5. And last but not least, hobbies mentioned in books. In most YA books I read, the protagonist does almost nothing in her spare time. She may enjoy going out with friends or going on dates, but not many hobbies are shown! I really like the odd book where the MC is passionate about something, it just adds a little unique flair to it. Some passionate recommendations are:
- Harriet from the Geek Girl series has a knack for facts! Seriously, this girl is a genius. In the books, she can constantly be found offering random facts about almost anything. Just name a topic… and she knows at least something about it.
- Lola from Lola and the Boy Next Door by Stephanie Perkins has a thing for fashion. She likes to sew, knit, and create any cool new trends her heart desires💘. You can tell even by looking at the cover that she is a la mode!
Overused and Annoying Tropes
- Broken up families. In so many of the YA books I read, characters have divorced or missing parents, parents who left and want nothing to do with them, and even more! This is sort of the contrary to one of my positive tropes above, which is loving families in books. I know that these authors just want to show support for teens with families like that, but I think they’ve gone a little overboard! Some examples include:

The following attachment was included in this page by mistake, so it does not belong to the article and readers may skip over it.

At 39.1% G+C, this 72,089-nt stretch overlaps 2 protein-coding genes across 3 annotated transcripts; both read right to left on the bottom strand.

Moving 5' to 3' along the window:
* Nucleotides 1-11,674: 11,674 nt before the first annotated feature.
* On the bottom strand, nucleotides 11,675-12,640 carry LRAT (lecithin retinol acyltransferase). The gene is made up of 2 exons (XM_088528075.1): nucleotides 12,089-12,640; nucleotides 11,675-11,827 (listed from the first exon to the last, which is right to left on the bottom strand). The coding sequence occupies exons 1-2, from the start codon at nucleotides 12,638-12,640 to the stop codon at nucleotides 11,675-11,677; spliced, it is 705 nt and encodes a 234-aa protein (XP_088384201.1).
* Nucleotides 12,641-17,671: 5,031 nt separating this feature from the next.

- In My Life Next Door by Huntley Fitzpatrick, Samantha’s dad is absent, and instead, her mom has a boyfriend. I can’t remember if Samantha’s parents got divorced or if her dad just picked up and left, but their family is still not very intact.
- In Broken Hearts, Fences, and Other Things to Mend by Katie Finn, Gemma goes to visit her dad for the summer. Again, though this is an interesting story, it’s just another book with separated parents.
2. Love triangles. This is a thing in pretty much most of the dystopian stories I read. I know how many other bloggers rant about love triangles, but I agree with them, they can get quite annoying! Some examples are:
- I don’t want to spoil the love triangle in Shatter Me, but it involves three of the main characters. Juliette seems to know pretty well who she wants, though! I guess I’ll find out for sure once I continue on with the trilogy.
- The Selection by Kiera Cass has a lot of tropes, but the most obvious one is the love triangle. Basically, Aspen & Maxon both want America, and she wants both of them (oh dear)😬. I still really loved this book, though!
3. Sketchy boyfriends. Now this is one I see in almost every romance book I read. The female lead falls in love with a boy, only to discover that he has been hiding something from her the whole time. Whether it be cheating, a fake identity, a big lie… You name it, some fictional boyfriend has hidden it! Some examples of these sketchy types of boyfriends are (For my explanations, I will only tell you the characaters’ names; as I don’t want to spoil anything):
- For You Before Anyone Else: Eddie.
- For To All The Boys I’ve Loved Before: Peter Kavinsky.
So there we have it! 5 tropes I love and 3 that just aren’t my cup of tea.
Have you read any of these books? If so, would you agree that they have these tropes? Do you (dis)agree with any of my answers? Which tropes (ones I didn’t list) would you say that you really enjoy or despise? Tell me in the comments below.